In this week’s review of court judgments, we look at the Supreme Court’s judgements about delays in criminal complaints, conviction of public servant under Prevention of Corruption Act, observations on scope of delegated legislation, Madras High Court’s judgement granting bail to accused in Prevention of Money Laundering Act (PMLA), 2002, and Kerala High Court’s judgement on dowry under the Dowry Prohibition Act, 1961.
Supreme Court: Unexplained inordinate delay of such length must be taken into consideration as a very crucial factor as grounds for quashing a criminal complaint
In Hasmukhlal D. Vora & Anr. vs. The State of Tamil Nadu, the apex court held that though inordinate delays by themselves may not be a ground for quashing criminal complaints, unexplained inordinate delays must be considered as crucial factor as grounds for quashing a criminal complaint.
A two-judge bench comprising of Justice Krishna Murari and Justice S. Ravindra Bhat, was hearing an appeal against the order of the Madras High Court, where the petitioner’s plea under Section 482 of the Code of Criminal Procedure, 1973 to quash the criminal complaint was dismissed.
The appellants run a company under name M/s. Chem Pharm, a trader of raw material chemicals used in food, food supplements, medicinal preparations. They had purchased 75 Kg of pyridoxal-5-phosphate in 3 packets of 25 kg each. On a surprise inspection by the Drug Inspector, it was alleged that the Appellants sold the bulk amount of pyridoxal-5-phosphate in violation of Rule 65(5)(1)(b) of the Drugs and Cosmetics Rules 1945 and Section 18(c) of the Drugs and Cosmetics Act 1940. A show cause notice was issued after three years to which the appellants responded. Citing the lapse, the appellants filed a complaint for quashing the complaint, which the Madras High Court dismissed. It held that,
The apex court heard the arguments of counsels from both the sides. It referred to State of Haryana & Ors. vs. Bhajan Lal & Ors, where it laid down the guidelines for quashing criminal complaint.
It further referred to the R.P. Kapur vs. State of Punjab, whereby it was held that a court may use its authority to dismiss a criminal complaint if there is no lawful evidence or if the evidence is blatantly incongruous with the charges. Further, in Bijoy Singh & Anr. vs. State of Bihar, the court held that excessive delay, if not well justified, can be fatal to the prosecution’s case. In fact, the Court is only led to believe that there was a malicious reason for starting the criminal proceedings by the lack of such an explanation.
Further, the court reiterated that the purpose of starting criminal proceedings must be to uphold the interests of justice, and that the accused cannot be made the target of legal harassment. Accordingly, the apex court held that the High Court failed to look into the facts and circumstances of the case and set aside the High Court order.
Supreme Court: In the absence of evidence of the complainant, it is permissible to draw an inferential deduction of culpability/guilt of a public servant under Section 7 and Section 13 of the Prevention of Corruption Act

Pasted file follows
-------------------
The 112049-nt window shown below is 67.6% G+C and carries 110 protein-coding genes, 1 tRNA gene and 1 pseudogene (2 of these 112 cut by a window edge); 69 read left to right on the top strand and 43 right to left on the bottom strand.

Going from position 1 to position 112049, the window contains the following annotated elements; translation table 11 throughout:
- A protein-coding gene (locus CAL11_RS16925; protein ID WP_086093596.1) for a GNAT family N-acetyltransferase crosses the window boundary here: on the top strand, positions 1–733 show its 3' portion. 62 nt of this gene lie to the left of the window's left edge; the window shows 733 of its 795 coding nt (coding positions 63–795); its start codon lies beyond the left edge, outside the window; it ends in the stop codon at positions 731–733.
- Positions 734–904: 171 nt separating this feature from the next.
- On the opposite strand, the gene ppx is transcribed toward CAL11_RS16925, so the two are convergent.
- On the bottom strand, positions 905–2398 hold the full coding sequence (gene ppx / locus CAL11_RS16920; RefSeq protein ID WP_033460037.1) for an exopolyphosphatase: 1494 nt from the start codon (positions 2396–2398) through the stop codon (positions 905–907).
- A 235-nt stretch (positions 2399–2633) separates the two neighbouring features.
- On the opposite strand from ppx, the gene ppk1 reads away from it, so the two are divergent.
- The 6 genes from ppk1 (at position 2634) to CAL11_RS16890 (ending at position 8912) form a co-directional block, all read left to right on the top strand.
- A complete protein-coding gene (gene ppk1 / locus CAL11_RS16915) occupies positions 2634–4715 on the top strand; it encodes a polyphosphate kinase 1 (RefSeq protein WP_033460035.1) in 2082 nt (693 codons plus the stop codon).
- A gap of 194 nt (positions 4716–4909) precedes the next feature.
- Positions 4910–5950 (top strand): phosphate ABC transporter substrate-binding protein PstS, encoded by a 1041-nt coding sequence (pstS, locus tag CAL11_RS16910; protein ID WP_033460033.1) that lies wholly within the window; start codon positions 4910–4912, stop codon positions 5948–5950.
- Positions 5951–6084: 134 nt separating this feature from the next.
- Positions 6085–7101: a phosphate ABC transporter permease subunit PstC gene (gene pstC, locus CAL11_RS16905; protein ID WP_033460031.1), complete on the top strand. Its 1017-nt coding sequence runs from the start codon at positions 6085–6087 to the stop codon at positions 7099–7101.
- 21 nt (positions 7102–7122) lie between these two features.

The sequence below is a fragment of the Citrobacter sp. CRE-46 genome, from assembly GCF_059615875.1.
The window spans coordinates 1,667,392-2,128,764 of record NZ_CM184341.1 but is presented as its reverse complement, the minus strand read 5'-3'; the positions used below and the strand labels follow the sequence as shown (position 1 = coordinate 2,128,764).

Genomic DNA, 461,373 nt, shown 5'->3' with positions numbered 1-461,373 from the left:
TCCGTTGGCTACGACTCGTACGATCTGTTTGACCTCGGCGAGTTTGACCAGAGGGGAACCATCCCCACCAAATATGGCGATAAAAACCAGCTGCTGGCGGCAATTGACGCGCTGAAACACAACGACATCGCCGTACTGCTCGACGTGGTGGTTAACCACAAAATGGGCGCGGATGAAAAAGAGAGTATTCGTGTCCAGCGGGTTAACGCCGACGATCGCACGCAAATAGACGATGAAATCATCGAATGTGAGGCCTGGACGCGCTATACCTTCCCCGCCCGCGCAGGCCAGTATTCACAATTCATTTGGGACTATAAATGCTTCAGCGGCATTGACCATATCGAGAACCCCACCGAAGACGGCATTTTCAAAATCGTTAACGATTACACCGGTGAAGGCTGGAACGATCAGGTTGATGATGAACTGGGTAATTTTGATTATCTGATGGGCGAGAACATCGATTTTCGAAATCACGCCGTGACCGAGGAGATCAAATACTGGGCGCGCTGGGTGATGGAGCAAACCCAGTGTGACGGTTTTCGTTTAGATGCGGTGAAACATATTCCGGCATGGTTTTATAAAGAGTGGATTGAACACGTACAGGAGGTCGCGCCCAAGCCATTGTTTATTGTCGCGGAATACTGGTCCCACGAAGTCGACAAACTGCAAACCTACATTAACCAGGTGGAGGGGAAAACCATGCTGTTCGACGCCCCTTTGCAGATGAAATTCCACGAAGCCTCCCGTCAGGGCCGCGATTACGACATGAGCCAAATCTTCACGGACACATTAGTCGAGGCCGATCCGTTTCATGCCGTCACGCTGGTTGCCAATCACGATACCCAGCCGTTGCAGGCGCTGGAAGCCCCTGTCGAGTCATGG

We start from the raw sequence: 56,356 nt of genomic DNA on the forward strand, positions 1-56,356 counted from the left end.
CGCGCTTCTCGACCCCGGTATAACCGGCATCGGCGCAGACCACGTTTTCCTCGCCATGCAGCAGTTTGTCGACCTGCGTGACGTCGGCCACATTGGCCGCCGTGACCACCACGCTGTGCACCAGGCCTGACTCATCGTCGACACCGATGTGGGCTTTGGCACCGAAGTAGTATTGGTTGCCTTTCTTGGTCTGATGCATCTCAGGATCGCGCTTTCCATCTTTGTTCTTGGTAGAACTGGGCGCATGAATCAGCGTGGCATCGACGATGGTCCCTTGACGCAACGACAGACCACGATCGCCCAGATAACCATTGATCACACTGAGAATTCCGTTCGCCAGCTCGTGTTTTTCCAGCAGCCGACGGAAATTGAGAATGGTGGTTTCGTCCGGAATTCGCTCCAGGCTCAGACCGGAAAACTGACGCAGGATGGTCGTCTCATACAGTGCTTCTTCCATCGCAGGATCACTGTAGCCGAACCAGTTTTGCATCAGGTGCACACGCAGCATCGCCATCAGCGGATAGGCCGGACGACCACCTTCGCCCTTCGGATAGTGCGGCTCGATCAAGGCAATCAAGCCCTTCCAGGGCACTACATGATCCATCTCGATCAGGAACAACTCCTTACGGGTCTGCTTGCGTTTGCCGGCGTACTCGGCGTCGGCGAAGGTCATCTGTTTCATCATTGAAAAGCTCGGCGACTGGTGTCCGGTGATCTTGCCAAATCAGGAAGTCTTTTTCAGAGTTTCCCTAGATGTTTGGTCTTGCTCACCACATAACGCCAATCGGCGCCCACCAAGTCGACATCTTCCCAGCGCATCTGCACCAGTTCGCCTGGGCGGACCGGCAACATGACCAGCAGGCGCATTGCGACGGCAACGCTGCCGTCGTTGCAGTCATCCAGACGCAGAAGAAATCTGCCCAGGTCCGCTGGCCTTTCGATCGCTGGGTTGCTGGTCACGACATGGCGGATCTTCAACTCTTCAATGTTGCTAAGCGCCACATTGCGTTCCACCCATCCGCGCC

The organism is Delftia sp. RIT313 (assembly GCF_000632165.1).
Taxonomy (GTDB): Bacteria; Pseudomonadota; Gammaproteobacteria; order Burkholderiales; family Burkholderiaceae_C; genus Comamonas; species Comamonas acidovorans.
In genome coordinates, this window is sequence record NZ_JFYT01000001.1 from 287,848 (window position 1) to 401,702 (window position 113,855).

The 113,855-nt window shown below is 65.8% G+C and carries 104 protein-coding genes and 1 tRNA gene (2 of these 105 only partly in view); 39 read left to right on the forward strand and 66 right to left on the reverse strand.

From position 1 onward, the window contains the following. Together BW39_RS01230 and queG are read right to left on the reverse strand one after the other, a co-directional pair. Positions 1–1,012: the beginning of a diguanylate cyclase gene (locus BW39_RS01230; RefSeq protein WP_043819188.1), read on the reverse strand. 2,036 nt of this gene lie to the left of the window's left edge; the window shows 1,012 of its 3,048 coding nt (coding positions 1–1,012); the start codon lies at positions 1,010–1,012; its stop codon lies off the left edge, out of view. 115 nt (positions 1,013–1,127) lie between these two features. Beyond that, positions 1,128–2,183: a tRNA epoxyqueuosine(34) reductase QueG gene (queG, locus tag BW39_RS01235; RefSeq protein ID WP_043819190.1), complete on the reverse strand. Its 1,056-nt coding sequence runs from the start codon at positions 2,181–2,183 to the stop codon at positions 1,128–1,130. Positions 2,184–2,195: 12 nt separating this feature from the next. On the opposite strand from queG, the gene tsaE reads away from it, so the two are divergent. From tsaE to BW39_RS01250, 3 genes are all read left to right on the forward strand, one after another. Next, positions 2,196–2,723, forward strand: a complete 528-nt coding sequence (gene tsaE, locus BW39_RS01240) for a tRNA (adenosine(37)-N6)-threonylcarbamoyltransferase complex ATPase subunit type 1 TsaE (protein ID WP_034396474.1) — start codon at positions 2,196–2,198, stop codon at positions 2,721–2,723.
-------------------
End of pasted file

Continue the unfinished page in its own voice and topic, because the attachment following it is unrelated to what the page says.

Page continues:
In a major ruling, the five-judge constitution bench of the Supreme Court held that direct evidence of demand of bribe is not necessary to convict a public servant under the Prevention of Corruption Act, 1988 in Neeraj Datta vs. State ( Govt. of NCT of Delhi).The case was referred to a five-judge bench by a three-judge bench considering the validity of the position of the law.
The case relates to the conflict in the interpretation and judgements regarding the nature and quality of proof necessary to sustain a conviction for the offences under Section 7 and 13(1)(d) read with Section 13(2) of the Prevention of Corruption Act, 1988 when the primary evidence of the complainant is unavailable. Judgements in B. Jayaraj vs. State of Andhra Pradesh , andP. Satyanarayana Murthy vs. District Inspector of Police, State of Andhra Pradesh, and Another, are in conflict with the judgement in M. Narsinga Rao vs. State of A.P. The conflict is as below.
The court heard the arguments of the counsels regarding the issues in the quality and nature of the proof in corruption cases against the public servant.
Upon hearing the counsels and the precedents in other judgements, the apex court concluded that with reference to the type and standard of proof required to uphold a conviction for offences under Sections 7 or 13(1)(d)(i) and (ii) of the Act, when the complainant’s direct evidence, or “primary evidence,” is unavailable, there is no conflict between the three judge bench decisions of the Court in B. Jayaraj and P. Satyanarayana Murthy and the three judge bench decision in M. Narasinga Rao. In light of Section 154 of the Evidence Act, the legal position in cases where a complainant or prosecution witness becomes “hostile” is also considered.
Therefore, in the absence of evidence of the complainant (direct/primary, oral/documentary evidence) it is permissible to draw an inferential deduction of culpability/guilt of a public servant under Section 7 and Section 13(1)(d) read with Section 13(2) of the Act based on other evidence adduced by the prosecution.
Supreme Court: Electricity consumption beyond the limit of connected or contracted load amounts to ‘unauthorised use of electricity’
The apex court, in Kerala State Electricity Board vs. Thomas Joseph Alias Thomas M J held that according to Section 126(6)(b) of the Electricity Act of 2003, “unauthorised use of electricity” is defined as consumption of electricity in excess of the connected load or contracted load, and the excessive overdraw of electricity harms the general public because it could disrupt the entire supply system, reducing its effectiveness and efficiency and leading to even greater voltage fluctuations.
The apex court was hearing an appeal against the judgement of Kerala High Court, which had held that even in cases where users are paid based on the connected load, “unauthorised additional load” in the same location and under the same tariff shall not be considered “unauthorised usage of electricity” relying upon the Section 154 (15) of the Kerala Electricity Supply Code, 2014.
Section 126(6) of the Electricity Act, 2003 defines unauthorized use of electricity as below.
The counsels for the appellants argued that by relying on Regulation 153(15) of the Code 2014 to decide the matter in question, the High Court made a grave error. They emphasised that the State Regulations were created using the authority granted by Section 50 read in conjunction with Section 181 of the Act 2003. The Counsel also argued that the ability to make regulations could not be used to create substantive rights that were not included in the Act of 2003. The Counsel further pointed out that Section 126 of the Act of 2003 is a full code in and of itself as held by this Court The Executive Engineer & Anr vs. M/s Sri Sitaram Rice Mill case.